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Quebec town looks like ‘war zone’ after train explosions: Harper

Prime Minister Stephen Harper meets residents while visiting the emergency centre Sunday, July 7, 2013 in Lac Megantic, Que., the day after a train derailed causing explosions of railway cars carrying crude oil.


The train derailment and explosion in a Quebec town is an "unimaginable disaster" that left the area looking like a "war zone," Prime Minister Stephen Harper said at a news conference Sunday.

Mr. Harper toured Lac-Mégantic, Que., Sunday afternoon, and visited the local high school where evacuees are temporarily housed.

"It's a beautiful downtown here that's been destroyed. There really is going to be need for substantial reconstruction," he said.

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A driverless 73-car Montreal, Maine & Atlantic Railway train carrying crude oil sped into the eastern Quebec town of 6,000 early Saturday, before derailing, exploding and spreading fire. Five people are confirmed dead and more fatalities are expected among the 40 others who remain missing.

Mr. Harper said he did not yet have all the facts about the disaster, but the information he's seen "is very, very concerning."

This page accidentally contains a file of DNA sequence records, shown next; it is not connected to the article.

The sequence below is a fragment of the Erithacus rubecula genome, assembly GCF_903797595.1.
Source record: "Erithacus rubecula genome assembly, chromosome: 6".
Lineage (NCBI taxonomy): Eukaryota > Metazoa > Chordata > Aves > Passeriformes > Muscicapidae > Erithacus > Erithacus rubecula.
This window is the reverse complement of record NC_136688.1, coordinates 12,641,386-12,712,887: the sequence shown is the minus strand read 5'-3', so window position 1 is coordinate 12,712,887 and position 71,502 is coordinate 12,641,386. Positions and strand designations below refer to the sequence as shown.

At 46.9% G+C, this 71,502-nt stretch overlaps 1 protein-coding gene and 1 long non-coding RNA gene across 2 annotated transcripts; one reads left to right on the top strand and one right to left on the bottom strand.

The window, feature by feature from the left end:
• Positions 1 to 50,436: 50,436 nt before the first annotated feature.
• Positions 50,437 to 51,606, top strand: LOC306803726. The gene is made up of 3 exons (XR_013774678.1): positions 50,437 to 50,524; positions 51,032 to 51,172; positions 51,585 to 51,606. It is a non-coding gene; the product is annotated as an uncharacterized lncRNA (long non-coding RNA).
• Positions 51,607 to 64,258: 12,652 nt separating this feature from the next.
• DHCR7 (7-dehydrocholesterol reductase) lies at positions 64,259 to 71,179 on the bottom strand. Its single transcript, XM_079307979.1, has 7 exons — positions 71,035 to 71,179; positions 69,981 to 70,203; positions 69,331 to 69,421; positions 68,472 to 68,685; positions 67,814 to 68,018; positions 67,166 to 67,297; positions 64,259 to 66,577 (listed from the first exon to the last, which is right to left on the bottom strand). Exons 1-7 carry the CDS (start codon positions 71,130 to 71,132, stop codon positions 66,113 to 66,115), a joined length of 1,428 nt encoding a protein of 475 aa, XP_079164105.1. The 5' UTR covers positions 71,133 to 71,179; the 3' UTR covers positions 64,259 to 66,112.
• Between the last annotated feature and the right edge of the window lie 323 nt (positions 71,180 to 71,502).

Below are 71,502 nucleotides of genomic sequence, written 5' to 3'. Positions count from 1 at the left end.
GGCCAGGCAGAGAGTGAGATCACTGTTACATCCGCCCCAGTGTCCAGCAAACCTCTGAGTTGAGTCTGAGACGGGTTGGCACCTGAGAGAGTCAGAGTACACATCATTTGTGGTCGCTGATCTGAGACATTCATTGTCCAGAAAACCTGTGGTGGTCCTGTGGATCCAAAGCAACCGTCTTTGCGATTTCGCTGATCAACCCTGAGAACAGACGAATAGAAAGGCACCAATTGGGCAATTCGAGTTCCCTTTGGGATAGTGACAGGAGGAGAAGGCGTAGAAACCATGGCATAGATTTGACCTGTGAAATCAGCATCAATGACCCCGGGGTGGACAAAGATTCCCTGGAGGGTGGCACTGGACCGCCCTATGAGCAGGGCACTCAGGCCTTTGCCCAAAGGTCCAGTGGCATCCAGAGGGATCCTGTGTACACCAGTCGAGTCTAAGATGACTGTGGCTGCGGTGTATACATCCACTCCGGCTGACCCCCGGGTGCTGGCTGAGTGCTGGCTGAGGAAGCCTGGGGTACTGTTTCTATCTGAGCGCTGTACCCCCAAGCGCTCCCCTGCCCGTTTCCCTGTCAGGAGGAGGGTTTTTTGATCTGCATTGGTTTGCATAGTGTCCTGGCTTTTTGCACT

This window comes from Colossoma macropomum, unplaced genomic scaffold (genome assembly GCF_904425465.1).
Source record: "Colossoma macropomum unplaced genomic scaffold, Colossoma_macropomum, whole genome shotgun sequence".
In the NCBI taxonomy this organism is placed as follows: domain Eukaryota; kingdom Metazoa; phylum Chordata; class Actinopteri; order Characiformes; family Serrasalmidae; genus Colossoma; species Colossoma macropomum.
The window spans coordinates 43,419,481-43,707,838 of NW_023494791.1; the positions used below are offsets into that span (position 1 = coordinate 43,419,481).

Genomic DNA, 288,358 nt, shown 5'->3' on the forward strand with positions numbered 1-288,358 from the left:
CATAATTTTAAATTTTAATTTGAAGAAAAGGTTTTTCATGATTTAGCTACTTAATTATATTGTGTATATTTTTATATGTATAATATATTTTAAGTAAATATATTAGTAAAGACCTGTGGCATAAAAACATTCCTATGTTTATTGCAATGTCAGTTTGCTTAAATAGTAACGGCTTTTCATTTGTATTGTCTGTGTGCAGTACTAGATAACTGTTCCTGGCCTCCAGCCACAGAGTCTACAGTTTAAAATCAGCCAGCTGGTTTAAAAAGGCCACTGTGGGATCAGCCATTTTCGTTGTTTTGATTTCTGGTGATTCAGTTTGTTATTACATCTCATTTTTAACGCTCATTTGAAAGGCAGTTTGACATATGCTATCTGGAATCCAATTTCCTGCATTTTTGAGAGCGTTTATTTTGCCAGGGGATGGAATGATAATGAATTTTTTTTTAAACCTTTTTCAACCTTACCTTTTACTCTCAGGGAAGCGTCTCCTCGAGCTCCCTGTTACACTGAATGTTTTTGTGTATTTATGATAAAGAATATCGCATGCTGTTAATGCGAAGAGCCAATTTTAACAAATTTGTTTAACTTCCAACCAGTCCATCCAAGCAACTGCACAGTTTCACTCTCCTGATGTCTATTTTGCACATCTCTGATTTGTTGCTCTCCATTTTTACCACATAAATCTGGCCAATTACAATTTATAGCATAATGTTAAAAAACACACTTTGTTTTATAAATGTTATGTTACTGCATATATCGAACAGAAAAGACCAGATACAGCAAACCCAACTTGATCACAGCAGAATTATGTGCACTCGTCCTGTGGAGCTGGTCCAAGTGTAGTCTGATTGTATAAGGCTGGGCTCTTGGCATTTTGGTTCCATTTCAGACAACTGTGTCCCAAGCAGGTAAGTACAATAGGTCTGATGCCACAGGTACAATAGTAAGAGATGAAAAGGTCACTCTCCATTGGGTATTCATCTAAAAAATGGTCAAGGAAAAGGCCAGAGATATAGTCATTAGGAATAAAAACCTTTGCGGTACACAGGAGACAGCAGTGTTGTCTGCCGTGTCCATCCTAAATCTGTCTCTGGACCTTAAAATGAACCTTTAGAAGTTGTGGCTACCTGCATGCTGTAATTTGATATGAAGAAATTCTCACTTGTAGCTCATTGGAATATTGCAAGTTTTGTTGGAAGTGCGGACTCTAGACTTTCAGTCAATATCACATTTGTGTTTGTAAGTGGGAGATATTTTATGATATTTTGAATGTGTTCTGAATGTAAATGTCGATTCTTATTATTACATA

He was more explicit when speaking in French, however: "The things that I have heard are very worrisome. It is hard to imagine that we could have such an accident. We have regulations to prevent these kinds of things. But there will be investigations that will determine who is guilty, who is responsible."

Mr. Harper said an investigation has been launched by the Transportation Safety Board.

Federal NDP Leader Thomas Mulcair said Sunday the owners of the runaway train should have given "a more active response" when the tragedy occured.

The mayor of Lac-Mégantic criticized the company on Saturday for not speaking to her about the tragedy. Other officials have noted the slow response from the firm, which has focused on defending itself and not offering help.

"Your first obligation should be to help out," Mr. Mulcair said of the company. "A more active response would have been expected."

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Mr. Mulcair said the disaster raises questions.

"There has been an important increase in the quantity of the petroleum products being transported by rail all over Canada," he said.

"The question is, with this important increase, has the ability to regulate followed suit? And that is exactly the type of question the public is asking us today: How can something like this happen in Canada?"

Alberta Premier Alison Redford said she's also anxious to learn the cause of the derailment and explosion "because we want to make sure that if there is going to continue to be transportation of resources – which we think there has to be – that it's done in the safest way possible."

"Probably for us here in Alberta, we're even more sensitive to it because we've gone through so much trauma," she said at her annual Stampede pancake breakfast Sunday morning – this year held nearby the flood-devastated town of High River.